BALTIMORE — Preakness champion Rombauer's trainer, Michael McCarthy, lobbied hard to get the bay colt entered into the Kentucky Derby.
The horse's owners, Diane and John Fradkin, just didn't think that was the right move. Instead, they wanted to point to the second leg of the Triple Crown. No one will ever know what might have happened if Rombauer had been allowed to go to Churchill Downs.
At Pimlico on Saturday, the 11-1 shot showed up right on time. Rombauer came from behind to win the Preakness with a stirring stretch run that carried him past front-runners Midnight Bourbon and Medina Spirit — the Bob Baffert-trained horse who tested positive for a steroid after winning the Kentucky Derby.
“Just goes to show you that small players in the game can be successful, as well," said McCarthy, his voice choked with emotion.
This was his first Triple Crown entry, let alone a winner. Same for the Fradkins, who generally sell the horses they breed rather than race them.
And it was the first time crossing the wire first aboard a Triple Crown horse for French jockey Flavien Prat — although he wound up as the Kentucky Derby winner in 2019 after arriving second with long-shot Country House behind Maximum Security, who was disqualified.
Said Prat about this first-place result: "Of course it’s a lot different.”
Rombauer covered the 1 3/16th-mile track on a partly cloudy evening in 1 minute, 53.62 seconds to arrive 3 1/2 lengths ahead of Midnight Bourbon, who went off with 3-1 odds. Rombauer paid $25.60 to win.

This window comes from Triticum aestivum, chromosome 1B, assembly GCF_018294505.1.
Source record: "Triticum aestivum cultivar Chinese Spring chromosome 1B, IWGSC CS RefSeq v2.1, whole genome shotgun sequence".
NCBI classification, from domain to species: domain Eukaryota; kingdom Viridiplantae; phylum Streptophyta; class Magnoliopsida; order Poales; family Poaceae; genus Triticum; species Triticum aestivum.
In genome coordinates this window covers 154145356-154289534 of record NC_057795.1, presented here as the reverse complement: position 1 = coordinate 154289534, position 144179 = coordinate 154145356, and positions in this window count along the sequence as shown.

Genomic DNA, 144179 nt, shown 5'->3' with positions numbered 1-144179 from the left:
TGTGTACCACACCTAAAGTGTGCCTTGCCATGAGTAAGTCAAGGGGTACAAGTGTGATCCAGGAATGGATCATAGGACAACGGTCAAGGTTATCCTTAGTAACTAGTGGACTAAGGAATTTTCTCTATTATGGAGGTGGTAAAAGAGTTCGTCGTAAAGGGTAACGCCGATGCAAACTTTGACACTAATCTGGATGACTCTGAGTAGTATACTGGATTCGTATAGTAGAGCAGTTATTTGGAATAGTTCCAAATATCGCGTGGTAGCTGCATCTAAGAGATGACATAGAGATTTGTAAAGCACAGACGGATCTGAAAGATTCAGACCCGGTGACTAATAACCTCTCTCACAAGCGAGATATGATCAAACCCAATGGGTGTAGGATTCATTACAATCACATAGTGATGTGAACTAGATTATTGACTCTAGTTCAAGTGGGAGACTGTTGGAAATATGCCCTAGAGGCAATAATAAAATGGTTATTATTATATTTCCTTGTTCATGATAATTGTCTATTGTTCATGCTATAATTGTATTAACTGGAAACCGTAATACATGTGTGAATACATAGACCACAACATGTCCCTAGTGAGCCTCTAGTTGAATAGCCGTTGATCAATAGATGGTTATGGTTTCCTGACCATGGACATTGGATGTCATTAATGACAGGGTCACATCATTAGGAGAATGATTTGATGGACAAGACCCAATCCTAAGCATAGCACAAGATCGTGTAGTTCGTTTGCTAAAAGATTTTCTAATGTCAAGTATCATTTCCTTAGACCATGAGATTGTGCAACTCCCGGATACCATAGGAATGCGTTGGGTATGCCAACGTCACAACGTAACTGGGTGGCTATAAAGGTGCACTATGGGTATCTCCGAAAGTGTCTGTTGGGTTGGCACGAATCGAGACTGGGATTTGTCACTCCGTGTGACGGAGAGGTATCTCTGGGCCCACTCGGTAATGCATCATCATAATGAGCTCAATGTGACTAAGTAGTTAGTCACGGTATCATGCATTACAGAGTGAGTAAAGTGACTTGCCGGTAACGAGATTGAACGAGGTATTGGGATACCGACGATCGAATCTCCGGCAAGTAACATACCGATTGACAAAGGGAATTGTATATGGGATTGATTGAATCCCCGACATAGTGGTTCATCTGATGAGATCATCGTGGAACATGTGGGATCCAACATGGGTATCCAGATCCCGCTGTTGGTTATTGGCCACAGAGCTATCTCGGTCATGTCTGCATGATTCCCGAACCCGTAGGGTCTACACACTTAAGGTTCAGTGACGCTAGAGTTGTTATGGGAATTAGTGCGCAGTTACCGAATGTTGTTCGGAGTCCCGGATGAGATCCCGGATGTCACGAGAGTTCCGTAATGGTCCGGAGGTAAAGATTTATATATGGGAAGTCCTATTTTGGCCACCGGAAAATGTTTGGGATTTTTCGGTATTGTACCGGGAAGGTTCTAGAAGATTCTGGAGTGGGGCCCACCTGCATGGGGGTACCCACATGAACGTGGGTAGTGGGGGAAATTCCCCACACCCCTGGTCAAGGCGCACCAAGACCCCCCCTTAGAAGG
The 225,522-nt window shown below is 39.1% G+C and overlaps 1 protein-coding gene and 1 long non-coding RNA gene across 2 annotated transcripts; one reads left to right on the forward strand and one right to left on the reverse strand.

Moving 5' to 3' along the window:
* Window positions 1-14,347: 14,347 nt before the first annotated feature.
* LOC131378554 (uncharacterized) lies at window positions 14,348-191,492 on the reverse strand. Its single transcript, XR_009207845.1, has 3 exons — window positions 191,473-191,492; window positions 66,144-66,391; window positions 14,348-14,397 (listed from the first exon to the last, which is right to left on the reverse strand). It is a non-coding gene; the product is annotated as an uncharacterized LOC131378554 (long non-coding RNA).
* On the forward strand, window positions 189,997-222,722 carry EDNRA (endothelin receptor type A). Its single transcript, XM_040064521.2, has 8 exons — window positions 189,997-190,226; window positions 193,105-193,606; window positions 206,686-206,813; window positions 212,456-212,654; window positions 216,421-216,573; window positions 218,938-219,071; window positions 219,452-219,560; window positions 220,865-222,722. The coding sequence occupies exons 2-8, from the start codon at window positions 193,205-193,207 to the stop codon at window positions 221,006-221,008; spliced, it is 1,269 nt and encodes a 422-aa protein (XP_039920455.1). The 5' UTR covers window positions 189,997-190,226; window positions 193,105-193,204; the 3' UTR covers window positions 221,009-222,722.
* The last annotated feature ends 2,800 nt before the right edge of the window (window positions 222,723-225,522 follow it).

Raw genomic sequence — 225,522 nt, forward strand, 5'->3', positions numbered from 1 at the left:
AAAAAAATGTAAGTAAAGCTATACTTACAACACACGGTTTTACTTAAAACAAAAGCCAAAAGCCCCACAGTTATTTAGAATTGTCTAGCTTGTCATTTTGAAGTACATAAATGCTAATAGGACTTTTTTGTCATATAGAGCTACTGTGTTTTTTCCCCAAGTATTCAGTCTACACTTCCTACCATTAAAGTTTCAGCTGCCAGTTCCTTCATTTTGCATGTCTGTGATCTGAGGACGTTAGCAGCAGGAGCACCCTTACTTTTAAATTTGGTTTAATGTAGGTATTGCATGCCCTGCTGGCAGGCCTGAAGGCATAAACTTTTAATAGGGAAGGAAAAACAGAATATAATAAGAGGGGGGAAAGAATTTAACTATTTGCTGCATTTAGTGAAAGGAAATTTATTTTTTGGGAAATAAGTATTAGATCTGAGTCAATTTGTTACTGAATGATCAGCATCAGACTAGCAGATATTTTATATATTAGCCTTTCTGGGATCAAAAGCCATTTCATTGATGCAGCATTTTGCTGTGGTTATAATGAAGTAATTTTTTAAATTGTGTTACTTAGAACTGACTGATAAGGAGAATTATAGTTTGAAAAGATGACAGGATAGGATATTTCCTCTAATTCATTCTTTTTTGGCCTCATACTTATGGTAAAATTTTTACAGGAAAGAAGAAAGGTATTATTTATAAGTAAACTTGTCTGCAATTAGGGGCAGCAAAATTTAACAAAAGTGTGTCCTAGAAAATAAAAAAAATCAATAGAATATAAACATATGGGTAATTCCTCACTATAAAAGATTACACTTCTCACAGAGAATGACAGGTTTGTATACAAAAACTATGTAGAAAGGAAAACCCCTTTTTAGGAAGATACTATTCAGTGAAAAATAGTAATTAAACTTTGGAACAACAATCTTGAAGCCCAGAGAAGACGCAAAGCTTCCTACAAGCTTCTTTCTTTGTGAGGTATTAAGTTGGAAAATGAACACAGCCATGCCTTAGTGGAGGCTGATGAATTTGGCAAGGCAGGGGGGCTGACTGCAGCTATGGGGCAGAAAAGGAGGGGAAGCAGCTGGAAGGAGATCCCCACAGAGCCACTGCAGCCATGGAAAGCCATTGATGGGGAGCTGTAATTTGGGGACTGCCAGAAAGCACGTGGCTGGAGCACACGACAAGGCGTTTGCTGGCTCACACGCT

“He has no quit in him,” McCarthy said about Rombauer, who earned a fees-paid entry into the Preakness by winning the lower-level $100,000 El Camino Real Derby at California's Golden Gate Fields in February. “He’s made me look smart today.”
Medina Spirit was another two lengths back after entering the race as a 2-1 favorite and taking the lead out of the gate before a crowd capped at 10,000 spectators, instead of the usual 100,000-plus — a year after all fans were banned and the event was moved from May to October because of the coronavirus pandemic.
One of the first to congratulate McCarthy afterward was his mentor, Todd Pletcher, the seven-time Eclipse Award winner as trainer of the year whose career record at the Preakness dropped to 0 for 10 with Unbridled Honor's sixth-place finish in a 10-horse field.
“Everything we do sort of channels through what we did when I worked there. I try to always refer to kind of something like he would do,” McCarthy said about Pletcher. “Strange to believe I’ve won something that he hasn’t. I’m sure that won’t last for long, but means the world to me.”
Now the question becomes whether Rombauer will head to the Belmont in three weeks for the final leg of the Triple Crown.
Once again, there could be some debate: McCarthy wants to go; the Fradkins sounded far less convinced that it's the right move.
“I'd say it's a possibility,” John Fradkin said, “but it's probably a little less of a possibility than if we had run like a good third or something.”
He described his, um, conversations with McCarthy about the Kentucky Derby as “pretty heated.”
“I can understand why Michael wanted him to run, but I think he can understand why I didn't want him to run,” the owner said. “There's going to be a clash at times because I come at it from a total handicapping angle, and I'm not a horseman — as you could tell when I walked that horse to the winner's circle. Didn't know what I was doing.”
But are you second-guessing the choice to skip the Run for the Roses?
John Fradkin's reply came quickly: “None whatsoever.”
Diane Fradkin then chimed in with a joke: “We won the El Camino Real Derby. That was our Derby.”